Key Club holds opportunities to give back

Nikki Wong takes a look at her Key Club membership card that she received at the latest meeting.

Nikki Wong takes a look at her Key Club membership card that she received at the latest meeting.

Madison Wong, Staff Writer

Carlmont offers a wide variety of different clubs and activities that students can participate in, from whether it be gaming or learning about different cultures.

Key Club, however, has a focus on acts of community service to benefit people around the Bay Area.

It is the oldest and largest service program for high school students all around the world, with over 5,300 clubs in 38 different countries, and over 270,000 members combined.

The organization is entirely student-run, and helps build social skills, self-awareness, self management, responsible decision-making, and more to help benefit the lives of its members.

The first Key Club was created in 1925, when two Kiwanis club members, Albert C. Olney and Frank C. Vincent, thought of the idea to start a junior service club. Since then, the idea has spread worldwide, helping many students develop the skills they will need to succeed.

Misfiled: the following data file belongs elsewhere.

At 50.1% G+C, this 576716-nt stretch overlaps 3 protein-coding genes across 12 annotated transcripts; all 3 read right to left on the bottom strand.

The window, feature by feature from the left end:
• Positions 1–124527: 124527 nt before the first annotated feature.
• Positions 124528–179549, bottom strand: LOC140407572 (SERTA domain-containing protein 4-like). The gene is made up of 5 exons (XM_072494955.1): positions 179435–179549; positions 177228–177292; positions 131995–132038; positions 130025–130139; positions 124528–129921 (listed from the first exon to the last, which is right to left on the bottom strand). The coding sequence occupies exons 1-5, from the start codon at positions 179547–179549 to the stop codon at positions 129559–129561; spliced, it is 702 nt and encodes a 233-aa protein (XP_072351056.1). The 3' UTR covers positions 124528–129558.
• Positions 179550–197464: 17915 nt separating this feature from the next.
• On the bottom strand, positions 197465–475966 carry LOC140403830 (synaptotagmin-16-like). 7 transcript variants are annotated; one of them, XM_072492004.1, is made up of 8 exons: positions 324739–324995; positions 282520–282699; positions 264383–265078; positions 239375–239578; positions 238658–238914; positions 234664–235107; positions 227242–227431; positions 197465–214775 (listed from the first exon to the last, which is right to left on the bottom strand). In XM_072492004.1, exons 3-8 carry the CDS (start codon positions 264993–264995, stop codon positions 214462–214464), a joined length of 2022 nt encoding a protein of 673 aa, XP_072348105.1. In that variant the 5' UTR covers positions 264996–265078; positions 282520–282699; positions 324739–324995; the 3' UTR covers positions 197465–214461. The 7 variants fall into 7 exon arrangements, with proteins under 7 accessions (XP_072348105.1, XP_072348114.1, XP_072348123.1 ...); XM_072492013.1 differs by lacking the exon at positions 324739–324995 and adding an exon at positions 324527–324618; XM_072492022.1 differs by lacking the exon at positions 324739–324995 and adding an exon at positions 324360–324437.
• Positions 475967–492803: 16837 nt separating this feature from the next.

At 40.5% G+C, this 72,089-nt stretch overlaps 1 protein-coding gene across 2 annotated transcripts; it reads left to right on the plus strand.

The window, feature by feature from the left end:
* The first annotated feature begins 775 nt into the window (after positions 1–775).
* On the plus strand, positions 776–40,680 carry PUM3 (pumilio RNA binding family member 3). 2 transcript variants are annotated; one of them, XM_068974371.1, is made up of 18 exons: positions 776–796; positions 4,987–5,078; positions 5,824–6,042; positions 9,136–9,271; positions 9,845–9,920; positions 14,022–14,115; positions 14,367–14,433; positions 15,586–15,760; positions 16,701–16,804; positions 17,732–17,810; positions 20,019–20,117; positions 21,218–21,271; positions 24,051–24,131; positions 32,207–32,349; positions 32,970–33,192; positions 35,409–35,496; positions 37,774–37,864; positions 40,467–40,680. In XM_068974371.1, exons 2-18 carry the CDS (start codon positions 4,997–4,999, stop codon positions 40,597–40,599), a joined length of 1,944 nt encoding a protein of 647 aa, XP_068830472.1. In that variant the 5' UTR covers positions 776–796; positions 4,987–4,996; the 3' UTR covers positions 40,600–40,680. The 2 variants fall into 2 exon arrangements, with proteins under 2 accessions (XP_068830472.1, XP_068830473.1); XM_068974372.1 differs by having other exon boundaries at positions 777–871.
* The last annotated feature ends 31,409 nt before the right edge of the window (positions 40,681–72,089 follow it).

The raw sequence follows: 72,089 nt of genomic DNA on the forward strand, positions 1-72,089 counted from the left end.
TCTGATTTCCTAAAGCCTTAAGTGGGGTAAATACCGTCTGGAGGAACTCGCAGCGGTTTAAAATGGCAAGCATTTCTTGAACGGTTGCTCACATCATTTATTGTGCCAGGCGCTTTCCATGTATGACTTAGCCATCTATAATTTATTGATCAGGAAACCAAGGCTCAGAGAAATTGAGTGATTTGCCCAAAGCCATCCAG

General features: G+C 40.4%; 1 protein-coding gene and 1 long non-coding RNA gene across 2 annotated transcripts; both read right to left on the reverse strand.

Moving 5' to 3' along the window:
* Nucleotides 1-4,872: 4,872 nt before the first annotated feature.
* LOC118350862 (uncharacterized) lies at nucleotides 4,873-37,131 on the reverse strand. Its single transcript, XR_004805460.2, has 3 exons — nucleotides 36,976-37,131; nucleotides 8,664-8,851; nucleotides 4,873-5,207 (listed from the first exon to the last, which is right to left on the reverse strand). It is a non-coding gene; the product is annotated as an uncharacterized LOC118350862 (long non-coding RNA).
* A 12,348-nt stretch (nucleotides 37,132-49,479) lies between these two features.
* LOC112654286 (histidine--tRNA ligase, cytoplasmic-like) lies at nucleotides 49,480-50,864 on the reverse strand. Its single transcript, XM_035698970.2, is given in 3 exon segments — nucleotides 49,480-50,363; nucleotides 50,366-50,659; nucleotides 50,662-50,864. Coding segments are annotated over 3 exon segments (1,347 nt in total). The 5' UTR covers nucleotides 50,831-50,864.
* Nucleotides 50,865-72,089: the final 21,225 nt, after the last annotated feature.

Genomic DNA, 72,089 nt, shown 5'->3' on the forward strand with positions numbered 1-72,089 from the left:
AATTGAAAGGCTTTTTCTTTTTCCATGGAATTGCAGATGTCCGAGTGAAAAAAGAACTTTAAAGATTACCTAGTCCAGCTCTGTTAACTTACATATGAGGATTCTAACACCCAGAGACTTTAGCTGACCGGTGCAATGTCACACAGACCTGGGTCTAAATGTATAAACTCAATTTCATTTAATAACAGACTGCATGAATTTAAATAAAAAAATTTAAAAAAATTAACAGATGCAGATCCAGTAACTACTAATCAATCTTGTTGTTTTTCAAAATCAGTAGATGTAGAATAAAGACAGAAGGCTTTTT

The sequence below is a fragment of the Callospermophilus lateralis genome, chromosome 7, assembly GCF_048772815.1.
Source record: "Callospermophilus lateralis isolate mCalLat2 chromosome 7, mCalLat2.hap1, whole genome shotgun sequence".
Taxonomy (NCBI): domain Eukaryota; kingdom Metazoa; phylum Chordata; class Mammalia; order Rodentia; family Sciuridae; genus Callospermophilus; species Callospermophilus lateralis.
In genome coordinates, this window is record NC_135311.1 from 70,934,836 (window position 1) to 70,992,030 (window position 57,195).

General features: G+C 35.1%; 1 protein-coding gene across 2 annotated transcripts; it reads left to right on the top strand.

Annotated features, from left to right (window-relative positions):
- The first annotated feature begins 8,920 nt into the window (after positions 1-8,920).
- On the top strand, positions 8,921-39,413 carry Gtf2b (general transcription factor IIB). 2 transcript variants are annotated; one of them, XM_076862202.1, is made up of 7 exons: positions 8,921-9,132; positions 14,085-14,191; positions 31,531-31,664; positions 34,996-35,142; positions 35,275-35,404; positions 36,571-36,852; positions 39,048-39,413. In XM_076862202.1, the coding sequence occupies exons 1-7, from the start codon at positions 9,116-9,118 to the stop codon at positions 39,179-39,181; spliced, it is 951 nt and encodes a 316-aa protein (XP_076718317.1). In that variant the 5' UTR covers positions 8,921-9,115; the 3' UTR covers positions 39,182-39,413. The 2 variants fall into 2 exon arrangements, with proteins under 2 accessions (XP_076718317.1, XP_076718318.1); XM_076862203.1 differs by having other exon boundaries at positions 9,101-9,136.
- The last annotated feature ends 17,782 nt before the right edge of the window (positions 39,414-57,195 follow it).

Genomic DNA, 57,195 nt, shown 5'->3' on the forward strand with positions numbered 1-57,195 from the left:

“There are good volunteering experiences and everybody in the club is nice and welcoming,” said junior and Key Club member Lydia Lelapinyokul.

Although she just joined this year, she already loves the experience of working together with new people and how everyone feels supported by one another.

Sophomore Jade Margolis also loves volunteering and working with friends.

“The club is great for high schoolers because it allows you to have more volunteer opportunities and also to try volunteering with people you’re comfortable with, making volunteering fun for even those who don’t like it,” said Margolis.

While Key Club demonstrates skills to help members in the future, it comes with some other benefits.

“This looks good on college applications, because colleges can see that you’re helping out your community and taking the time to make an impact on other people’s lives,” said Alexa Nii, a junior.

Service acts that members can participate in include park cleanups, clothing drives, and food drives, which can be used towards community service credits. In addition, there’s a good feeling when people know that a little thing they are doing can impact someone else’s lives in a whole new way.

To find out more, head to the Key Club website, or check out their meetings on Thursdays in room D12.